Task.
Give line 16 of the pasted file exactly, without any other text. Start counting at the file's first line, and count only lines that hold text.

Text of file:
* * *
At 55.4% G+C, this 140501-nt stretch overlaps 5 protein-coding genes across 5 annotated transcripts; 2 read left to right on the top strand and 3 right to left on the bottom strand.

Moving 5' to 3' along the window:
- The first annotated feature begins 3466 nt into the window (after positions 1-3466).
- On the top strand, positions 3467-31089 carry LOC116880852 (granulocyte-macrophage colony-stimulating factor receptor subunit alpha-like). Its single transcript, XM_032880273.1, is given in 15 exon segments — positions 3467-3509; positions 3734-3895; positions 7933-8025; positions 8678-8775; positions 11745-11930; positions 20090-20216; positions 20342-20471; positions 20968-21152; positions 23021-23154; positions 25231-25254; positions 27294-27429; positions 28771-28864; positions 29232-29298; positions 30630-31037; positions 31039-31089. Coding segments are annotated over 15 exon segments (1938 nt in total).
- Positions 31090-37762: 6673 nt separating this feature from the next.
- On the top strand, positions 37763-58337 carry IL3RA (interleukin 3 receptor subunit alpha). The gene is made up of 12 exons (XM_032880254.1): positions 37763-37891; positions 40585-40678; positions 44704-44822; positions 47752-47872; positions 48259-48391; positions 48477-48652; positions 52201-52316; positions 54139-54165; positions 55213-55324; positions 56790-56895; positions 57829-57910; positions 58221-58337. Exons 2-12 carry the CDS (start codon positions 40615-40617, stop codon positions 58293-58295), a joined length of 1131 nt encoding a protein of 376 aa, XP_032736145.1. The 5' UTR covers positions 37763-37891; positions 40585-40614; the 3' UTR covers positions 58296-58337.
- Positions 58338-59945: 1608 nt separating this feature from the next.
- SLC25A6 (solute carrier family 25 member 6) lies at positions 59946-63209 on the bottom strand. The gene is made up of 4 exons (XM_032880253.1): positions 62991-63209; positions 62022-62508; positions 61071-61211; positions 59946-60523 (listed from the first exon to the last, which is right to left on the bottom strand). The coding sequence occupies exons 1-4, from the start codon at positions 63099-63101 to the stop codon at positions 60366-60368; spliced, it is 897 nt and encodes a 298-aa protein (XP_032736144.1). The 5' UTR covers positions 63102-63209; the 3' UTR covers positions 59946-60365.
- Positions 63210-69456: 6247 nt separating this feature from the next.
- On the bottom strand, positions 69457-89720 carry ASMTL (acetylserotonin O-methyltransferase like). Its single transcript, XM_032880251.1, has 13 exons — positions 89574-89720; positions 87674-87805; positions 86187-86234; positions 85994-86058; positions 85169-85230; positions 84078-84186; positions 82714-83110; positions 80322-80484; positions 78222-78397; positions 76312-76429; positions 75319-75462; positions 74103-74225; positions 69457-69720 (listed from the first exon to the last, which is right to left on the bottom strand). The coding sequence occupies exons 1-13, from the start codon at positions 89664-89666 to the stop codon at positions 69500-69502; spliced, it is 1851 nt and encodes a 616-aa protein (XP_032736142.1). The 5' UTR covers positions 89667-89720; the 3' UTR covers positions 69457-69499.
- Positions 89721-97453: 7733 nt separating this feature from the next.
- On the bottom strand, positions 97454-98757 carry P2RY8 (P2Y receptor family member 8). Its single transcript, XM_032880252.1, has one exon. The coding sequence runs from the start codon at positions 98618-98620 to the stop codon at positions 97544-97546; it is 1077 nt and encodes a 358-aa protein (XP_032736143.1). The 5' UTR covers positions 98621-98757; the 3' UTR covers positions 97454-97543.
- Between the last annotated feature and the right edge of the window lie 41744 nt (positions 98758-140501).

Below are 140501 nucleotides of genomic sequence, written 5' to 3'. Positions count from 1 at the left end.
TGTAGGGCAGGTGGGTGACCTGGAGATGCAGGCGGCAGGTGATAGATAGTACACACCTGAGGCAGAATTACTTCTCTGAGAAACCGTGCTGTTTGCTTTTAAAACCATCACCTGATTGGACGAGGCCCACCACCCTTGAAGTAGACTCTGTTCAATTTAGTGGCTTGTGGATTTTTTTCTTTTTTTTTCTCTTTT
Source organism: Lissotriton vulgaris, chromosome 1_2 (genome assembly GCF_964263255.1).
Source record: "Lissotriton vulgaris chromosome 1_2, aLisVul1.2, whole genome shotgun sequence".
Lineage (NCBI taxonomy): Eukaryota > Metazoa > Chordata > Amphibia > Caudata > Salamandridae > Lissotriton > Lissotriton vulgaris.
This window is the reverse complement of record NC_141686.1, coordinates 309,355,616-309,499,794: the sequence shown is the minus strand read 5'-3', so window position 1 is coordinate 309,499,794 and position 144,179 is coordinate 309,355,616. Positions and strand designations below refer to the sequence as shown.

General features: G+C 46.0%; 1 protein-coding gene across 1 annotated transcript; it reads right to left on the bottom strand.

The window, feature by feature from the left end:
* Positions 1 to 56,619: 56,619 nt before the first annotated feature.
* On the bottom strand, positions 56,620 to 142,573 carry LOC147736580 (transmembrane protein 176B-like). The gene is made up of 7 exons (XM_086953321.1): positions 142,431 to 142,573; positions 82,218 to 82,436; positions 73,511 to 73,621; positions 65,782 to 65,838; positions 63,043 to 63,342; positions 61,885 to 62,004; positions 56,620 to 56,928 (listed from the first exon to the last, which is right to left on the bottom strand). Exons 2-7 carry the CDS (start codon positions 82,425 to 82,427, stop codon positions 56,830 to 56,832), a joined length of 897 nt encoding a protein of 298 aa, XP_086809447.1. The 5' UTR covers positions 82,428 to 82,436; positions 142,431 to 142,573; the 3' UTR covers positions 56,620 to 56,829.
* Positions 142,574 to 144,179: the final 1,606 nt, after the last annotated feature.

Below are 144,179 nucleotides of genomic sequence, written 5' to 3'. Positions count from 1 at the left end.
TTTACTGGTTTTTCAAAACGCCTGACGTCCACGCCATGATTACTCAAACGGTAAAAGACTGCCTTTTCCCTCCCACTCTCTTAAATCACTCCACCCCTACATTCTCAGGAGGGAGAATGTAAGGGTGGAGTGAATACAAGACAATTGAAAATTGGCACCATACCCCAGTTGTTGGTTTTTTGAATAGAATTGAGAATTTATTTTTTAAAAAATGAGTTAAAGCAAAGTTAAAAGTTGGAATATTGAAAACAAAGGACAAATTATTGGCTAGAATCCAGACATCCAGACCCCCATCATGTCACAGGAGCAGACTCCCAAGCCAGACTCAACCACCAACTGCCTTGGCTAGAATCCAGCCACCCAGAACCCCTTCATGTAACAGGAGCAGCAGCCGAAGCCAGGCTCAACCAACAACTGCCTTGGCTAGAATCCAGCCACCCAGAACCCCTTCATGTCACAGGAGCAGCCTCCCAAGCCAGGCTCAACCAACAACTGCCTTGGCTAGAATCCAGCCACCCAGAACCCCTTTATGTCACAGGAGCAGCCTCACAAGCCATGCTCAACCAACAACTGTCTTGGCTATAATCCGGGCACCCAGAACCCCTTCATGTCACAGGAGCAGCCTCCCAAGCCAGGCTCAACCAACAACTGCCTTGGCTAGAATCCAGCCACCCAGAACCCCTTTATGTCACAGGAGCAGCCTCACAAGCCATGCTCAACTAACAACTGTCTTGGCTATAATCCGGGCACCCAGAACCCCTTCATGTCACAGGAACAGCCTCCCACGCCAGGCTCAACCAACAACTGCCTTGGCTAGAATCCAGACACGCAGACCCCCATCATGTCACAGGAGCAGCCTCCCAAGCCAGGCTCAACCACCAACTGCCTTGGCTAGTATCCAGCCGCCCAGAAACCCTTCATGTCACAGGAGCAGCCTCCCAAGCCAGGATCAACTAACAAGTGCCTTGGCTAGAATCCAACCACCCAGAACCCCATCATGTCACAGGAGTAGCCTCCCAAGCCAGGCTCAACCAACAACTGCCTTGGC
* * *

Source organism: Lissotriton vulgaris, chromosome 1_2 (genome assembly GCF_964263255.1).